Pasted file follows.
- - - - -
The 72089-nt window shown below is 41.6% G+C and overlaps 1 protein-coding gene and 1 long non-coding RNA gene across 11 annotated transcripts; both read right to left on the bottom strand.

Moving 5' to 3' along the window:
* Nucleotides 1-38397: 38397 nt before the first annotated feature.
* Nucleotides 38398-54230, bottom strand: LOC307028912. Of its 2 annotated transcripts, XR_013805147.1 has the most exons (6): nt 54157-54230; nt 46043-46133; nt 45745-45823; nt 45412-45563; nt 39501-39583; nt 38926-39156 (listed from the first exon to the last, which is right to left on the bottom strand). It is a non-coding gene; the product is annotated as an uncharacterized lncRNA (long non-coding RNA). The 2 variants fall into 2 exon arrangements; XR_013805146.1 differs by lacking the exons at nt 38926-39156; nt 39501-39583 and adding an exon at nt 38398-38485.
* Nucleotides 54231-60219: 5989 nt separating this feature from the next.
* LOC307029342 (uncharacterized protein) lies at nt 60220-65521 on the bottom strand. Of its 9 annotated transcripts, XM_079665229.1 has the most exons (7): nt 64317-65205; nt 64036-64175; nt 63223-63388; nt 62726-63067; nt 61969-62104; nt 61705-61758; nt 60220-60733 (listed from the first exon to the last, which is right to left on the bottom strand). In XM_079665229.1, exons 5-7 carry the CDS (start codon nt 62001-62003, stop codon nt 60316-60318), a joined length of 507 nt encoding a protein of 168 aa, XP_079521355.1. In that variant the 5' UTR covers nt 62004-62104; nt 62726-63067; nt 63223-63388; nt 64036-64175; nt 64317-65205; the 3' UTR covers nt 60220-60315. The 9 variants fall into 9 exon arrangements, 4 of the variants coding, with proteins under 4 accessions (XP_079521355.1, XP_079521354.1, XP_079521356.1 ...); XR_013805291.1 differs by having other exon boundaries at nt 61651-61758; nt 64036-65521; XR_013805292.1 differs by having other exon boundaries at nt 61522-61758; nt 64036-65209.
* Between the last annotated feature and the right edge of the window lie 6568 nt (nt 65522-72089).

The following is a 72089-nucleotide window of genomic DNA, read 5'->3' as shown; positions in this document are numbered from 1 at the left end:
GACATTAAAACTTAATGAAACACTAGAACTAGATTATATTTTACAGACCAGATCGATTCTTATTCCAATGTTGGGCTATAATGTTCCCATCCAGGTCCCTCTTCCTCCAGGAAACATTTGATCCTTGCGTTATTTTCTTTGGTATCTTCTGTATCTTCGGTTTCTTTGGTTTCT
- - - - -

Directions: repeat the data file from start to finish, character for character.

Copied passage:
The 72089-nt window shown below is 41.6% G+C and overlaps 1 protein-coding gene and 1 long non-coding RNA gene across 11 annotated transcripts; both read right to left on the bottom strand.

Moving 5' to 3' along the window:
* Nucleotides 1-38397: 38397 nt before the first annotated feature.
* Nucleotides 38398-54230, bottom strand: LOC307028912. Of its 2 annotated transcripts, XR_013805147.1 has the most exons (6): nt 54157-54230; nt 46043-46133; nt 45745-45823; nt 45412-45563; nt 39501-39583; nt 38926-39156 (listed from the first exon to the last, which is right to left on the bottom strand). It is a non-coding gene; the product is annotated as an uncharacterized lncRNA (long non-coding RNA). The 2 variants fall into 2 exon arrangements; XR_013805146.1 differs by lacking the exons at nt 38926-39156; nt 39501-39583 and adding an exon at nt 38398-38485.
* Nucleotides 54231-60219: 5989 nt separating this feature from the next.
* LOC307029342 (uncharacterized protein) lies at nt 60220-65521 on the bottom strand. Of its 9 annotated transcripts, XM_079665229.1 has the most exons (7): nt 64317-65205; nt 64036-64175; nt 63223-63388; nt 62726-63067; nt 61969-62104; nt 61705-61758; nt 60220-60733 (listed from the first exon to the last, which is right to left on the bottom strand). In XM_079665229.1, exons 5-7 carry the CDS (start codon nt 62001-62003, stop codon nt 60316-60318), a joined length of 507 nt encoding a protein of 168 aa, XP_079521355.1. In that variant the 5' UTR covers nt 62004-62104; nt 62726-63067; nt 63223-63388; nt 64036-64175; nt 64317-65205; the 3' UTR covers nt 60220-60315. The 9 variants fall into 9 exon arrangements, 4 of the variants coding, with proteins under 4 accessions (XP_079521355.1, XP_079521354.1, XP_079521356.1 ...); XR_013805291.1 differs by having other exon boundaries at nt 61651-61758; nt 64036-65521; XR_013805292.1 differs by having other exon boundaries at nt 61522-61758; nt 64036-65209.
* Between the last annotated feature and the right edge of the window lie 6568 nt (nt 65522-72089).

The following is a 72089-nucleotide window of genomic DNA, read 5'->3' as shown; positions in this document are numbered from 1 at the left end:
GACATTAAAACTTAATGAAACACTAGAACTAGATTATATTTTACAGACCAGATCGATTCTTATTCCAATGTTGGGCTATAATGTTCCCATCCAGGTCCCTCTTCCTCCAGGAAACATTTGATCCTTGCGTTATTTTCTTTGGTATCTTCTGTATCTTCGGTTTCTTTGGTTTCT